Member Since: 1/1/01
#1 ranked UFC middleweight and #13 P4P fighter Robert Whittaker appeared recently on the ever tremendous Submission Radio and talked about his coming bout vs. Darren Till in the main event of UFC on ESPN+ 32 on Fight Island, Abu Dhabi, on July 25. It's his first fight since losing the title to Israel Adesanya at UFC 243 in October.
“Honestly, it’s the same as it’s always been," said Whittaker. "It’s cool how it’s a different approach, but I’m not really thinking about whether Darren’s a cool guy or not. Before the fight was lined up it was cool to just josh back and forth, have a bit of fun with it, try to make some interest for the fight, but once we kind of knew we were fighting, I don’t really care what sort of person he is. It’s just one of those things where all I’m focusing on now is just focusing on crushing him.”
“Let me just say, I have no friends in the middleweight division. I can’t be friends with anybody I could be fighting. So, let’s just clear that up. And two, mate, we’re in the fight game. It’s cool to be lined up with a guy that isn’t acting like a Gronk, but at the end of the day, he’s coming to take what’s mine and I’m coming to take what’s his, and that’s the game we’re in. That’s the fight game, that’s the fight world.”
“The thing is, we’re just cool. He’s doing his thing, I’m doing mine. We have a bit of fun, but we’re both respectful. But don’t get this wrong, the weeks are getting closer and our sights are set on each other’s faces. It’s war time. I’m ready for the fight of my life, and I’m gonna bring the fight of his life.”
“He’s funny. I much prefer his approach to trash talking, if you would, than other people's. Because, like, I don’t understand why people need to get so into it. We’re gonna fight, you know what I mean? We’re gonna fight. I know some people have to get emotionally invested in it, but whatever. It’s a new approach, it’s original, it’s cool.”
“Honestly, I think he’s got a good skillset, but I think, honestly, I think I’m better across the board. I also hope I can get him out of there very quickly. And it’s not gonna be due to a lack of trying, trust me. But I’m prepared to make it a slugfest, I’m prepared to make it hell. I’m going to go in there and I’m gonna do my thing. And how it happens and how it works is, I’m gonna take the win where I see it.”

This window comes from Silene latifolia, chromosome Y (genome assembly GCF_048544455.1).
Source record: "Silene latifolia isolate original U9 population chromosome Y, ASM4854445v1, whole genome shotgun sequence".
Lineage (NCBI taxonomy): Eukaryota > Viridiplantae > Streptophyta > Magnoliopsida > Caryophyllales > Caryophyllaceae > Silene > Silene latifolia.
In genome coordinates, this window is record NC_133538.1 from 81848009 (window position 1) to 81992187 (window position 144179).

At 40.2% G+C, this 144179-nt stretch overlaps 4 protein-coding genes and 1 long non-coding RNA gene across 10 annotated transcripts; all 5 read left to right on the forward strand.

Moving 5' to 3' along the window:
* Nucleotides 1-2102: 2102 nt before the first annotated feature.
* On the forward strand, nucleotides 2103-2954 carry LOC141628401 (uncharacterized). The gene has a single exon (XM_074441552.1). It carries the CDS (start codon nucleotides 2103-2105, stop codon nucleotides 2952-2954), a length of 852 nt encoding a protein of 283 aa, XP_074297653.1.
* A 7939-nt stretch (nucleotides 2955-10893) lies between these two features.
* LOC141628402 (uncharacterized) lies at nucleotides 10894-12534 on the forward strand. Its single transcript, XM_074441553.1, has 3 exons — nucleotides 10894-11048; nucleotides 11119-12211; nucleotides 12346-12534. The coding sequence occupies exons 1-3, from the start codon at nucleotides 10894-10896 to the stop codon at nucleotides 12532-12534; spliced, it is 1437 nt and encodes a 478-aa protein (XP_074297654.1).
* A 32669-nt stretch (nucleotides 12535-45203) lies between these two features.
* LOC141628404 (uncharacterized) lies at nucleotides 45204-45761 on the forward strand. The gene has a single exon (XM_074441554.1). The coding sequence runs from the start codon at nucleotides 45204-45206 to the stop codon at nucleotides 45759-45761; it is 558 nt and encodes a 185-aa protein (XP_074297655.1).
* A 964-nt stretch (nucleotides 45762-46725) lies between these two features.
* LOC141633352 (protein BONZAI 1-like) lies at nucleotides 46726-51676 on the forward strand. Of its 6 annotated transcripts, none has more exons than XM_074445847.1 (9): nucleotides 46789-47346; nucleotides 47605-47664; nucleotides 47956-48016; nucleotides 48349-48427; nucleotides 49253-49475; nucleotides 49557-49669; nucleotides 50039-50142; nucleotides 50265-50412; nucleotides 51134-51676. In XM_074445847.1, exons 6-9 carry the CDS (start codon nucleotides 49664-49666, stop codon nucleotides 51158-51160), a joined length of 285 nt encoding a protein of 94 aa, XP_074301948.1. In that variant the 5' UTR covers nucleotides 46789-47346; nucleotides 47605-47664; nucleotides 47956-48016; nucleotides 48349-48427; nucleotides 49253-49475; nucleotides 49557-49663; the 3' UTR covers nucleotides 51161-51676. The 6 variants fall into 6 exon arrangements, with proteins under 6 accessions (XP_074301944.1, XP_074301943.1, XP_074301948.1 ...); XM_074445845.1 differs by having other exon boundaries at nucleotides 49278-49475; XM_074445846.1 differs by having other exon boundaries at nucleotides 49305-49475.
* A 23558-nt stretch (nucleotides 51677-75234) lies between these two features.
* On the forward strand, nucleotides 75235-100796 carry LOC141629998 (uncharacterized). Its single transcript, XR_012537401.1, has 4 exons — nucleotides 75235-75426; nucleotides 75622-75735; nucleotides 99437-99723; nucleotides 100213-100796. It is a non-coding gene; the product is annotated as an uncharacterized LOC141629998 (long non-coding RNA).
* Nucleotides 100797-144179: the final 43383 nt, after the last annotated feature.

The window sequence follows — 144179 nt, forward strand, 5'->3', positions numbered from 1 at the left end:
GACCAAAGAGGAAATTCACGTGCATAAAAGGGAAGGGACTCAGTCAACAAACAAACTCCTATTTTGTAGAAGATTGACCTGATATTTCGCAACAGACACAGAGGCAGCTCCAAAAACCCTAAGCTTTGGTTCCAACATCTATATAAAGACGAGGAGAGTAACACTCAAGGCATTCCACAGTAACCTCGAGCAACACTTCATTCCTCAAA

Refreshed and ready to get back in the Octagon, Whittaker detailed a time where he was looking to find that spark that he once had for fighting during his break.
"It’s not one of the things where I was like, I think I’m gonna retire," said Whittaker. "That wasn’t a thought in my head. It was more so, I knew that if during my break, if I didn’t find that spark, I would have to hang up the gloves. And like, I had to be cool with that possibility, because the whole thing going into my break, was not having any sort of preconceived notion on what I was gonna do, on how it was going to end and what I was going to do afterward, after the break. And that’s why it was so weird for me. Even trying to explain it now sounds weird. Just going out there with nothing on the table, no plans on what to do or anything, and just rest and relax and wake up. You’ll get it when I say, I went to bed and didn’t set an alarm to wake up. You know, I woke up with no plans on what to do that day. I just woke up and asked my family what they were doing, and then rinse and repeat. It was weird, but it was much needed, cause it just cleared so much clutter in my head.”
“Fortunately, for me, I have a great team, with my coaches and with the fellas and all the guys in the team, they’re so supportive of me. So, when I went there and I told them where I was at and stuff, we all started spit-balling, we all started brainstorming on what we could do, and especially with my coach Alex Prates and Andrew Kanatli, those two guys, I sat down with them and got their feedback on a lot of things, and they just said, like, it makes a hundred percent sense, you’ve been doing the same thing for seven years, and so many changes have been happening, but you’re not the same person you were seven years ago. And I’m not. I have more kids, I’m older, I’ve got different responsibilities. Things change, and you have to change with them. And they don’t have to be drastic changes, they just need to be little changes. Seven years ago I used stay up till 3am every night, but I can’t do that anymore because I’m tired. It’s that old body again. So, I have to just change with the times and make little tweaks to help my life integrate better into my work, if you would.”
Whittaker also offered respectful words for Mike Perry, who beat Mickey Gall at UFC on ESPN 12 Saturday night. Whittaker believes a move up could work.
“Definitely he can find success," said Whittaker. "He’s a tough guy, man. Every time I watch him, he surprises me, honestly. Because even that last fight, he wasn’t faster than Mickey Gall, but he looked like he just like… everything Mickey Gall threw at Mike, Mike just could handle it. He’d sprawl out of the shots, he’d counter with his own shots, when he got on top, he did damage. And he must hit hard. I assume that’s his ace, because there’s gotta be a reason why – well, given that he’s tough as nails, but he must hit bloody hard. I’m trying to crack the enigma of why Mike Perry is as successful as he is. But yeah, I definitely think just with him being tough and hitting hard and having that decent well-rounded skillset, like, I’m sure he could have success moving up.”
h/t Denis Shkuratov • Submission Radio